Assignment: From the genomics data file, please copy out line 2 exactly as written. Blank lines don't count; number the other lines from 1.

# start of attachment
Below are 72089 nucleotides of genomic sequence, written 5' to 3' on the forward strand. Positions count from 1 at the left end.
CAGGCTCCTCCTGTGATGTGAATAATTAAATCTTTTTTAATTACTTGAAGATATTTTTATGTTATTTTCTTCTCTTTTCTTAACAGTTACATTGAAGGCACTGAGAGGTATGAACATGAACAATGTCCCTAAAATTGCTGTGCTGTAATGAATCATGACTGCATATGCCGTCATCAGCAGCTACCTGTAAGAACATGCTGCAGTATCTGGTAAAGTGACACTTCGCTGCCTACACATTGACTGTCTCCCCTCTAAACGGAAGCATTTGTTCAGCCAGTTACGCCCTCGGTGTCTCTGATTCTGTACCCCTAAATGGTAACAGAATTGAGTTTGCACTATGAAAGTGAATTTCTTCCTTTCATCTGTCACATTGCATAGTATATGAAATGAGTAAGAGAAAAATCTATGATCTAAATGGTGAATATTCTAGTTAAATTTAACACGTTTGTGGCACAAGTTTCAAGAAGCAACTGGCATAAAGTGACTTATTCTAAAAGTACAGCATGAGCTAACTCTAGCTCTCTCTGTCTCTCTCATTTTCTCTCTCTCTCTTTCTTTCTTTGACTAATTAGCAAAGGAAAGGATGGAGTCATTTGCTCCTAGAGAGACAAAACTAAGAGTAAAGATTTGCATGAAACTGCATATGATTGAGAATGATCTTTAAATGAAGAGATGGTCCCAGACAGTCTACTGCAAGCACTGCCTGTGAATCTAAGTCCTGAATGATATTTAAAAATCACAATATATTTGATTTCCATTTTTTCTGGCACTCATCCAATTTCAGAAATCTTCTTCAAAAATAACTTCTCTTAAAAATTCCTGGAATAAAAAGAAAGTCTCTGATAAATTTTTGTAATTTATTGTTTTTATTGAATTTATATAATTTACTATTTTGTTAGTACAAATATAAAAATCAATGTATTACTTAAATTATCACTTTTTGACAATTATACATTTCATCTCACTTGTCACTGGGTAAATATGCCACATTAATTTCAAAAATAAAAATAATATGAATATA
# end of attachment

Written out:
CAGGCTCCTCCTGTGATGTGAATAATTAAATCTTTTTTAATTACTTGAAGATATTTTTATGTTATTTTCTTCTCTTTTCTTAACAGTTACATTGAAGGCACTGAGAGGTATGAACATGAACAATGTCCCTAAAATTGCTGTGCTGTAATGAATCATGACTGCATATGCCGTCATCAGCAGCTACCTGTAAGAACATGCTGCAGTATCTGGTAAAGTGACACTTCGCTGCCTACACATTGACTGTCTCCCCTCTAAACGGAAGCATTTGTTCAGCCAGTTACGCCCTCGGTGTCTCTGATTCTGTACCCCTAAATGGTAACAGAATTGAGTTTGCACTATGAAAGTGAATTTCTTCCTTTCATCTGTCACATTGCATAGTATATGAAATGAGTAAGAGAAAAATCTATGATCTAAATGGTGAATATTCTAGTTAAATTTAACACGTTTGTGGCACAAGTTTCAAGAAGCAACTGGCATAAAGTGACTTATTCTAAAAGTACAGCATGAGCTAACTCTAGCTCTCTCTGTCTCTCTCATTTTCTCTCTCTCTCTTTCTTTCTTTGACTAATTAGCAAAGGAAAGGATGGAGTCATTTGCTCCTAGAGAGACAAAACTAAGAGTAAAGATTTGCATGAAACTGCATATGATTGAGAATGATCTTTAAATGAAGAGATGGTCCCAGACAGTCTACTGCAAGCACTGCCTGTGAATCTAAGTCCTGAATGATATTTAAAAATCACAATATATTTGATTTCCATTTTTTCTGGCACTCATCCAATTTCAGAAATCTTCTTCAAAAATAACTTCTCTTAAAAATTCCTGGAATAAAAAGAAAGTCTCTGATAAATTTTTGTAATTTATTGTTTTTATTGAATTTATATAATTTACTATTTTGTTAGTACAAATATAAAAATCAATGTATTACTTAAATTATCACTTTTTGACAATTATACATTTCATCTCACTTGTCACTGGGTAAATATGCCACATTAATTTCAAAAATAAAAATAATATGAATATA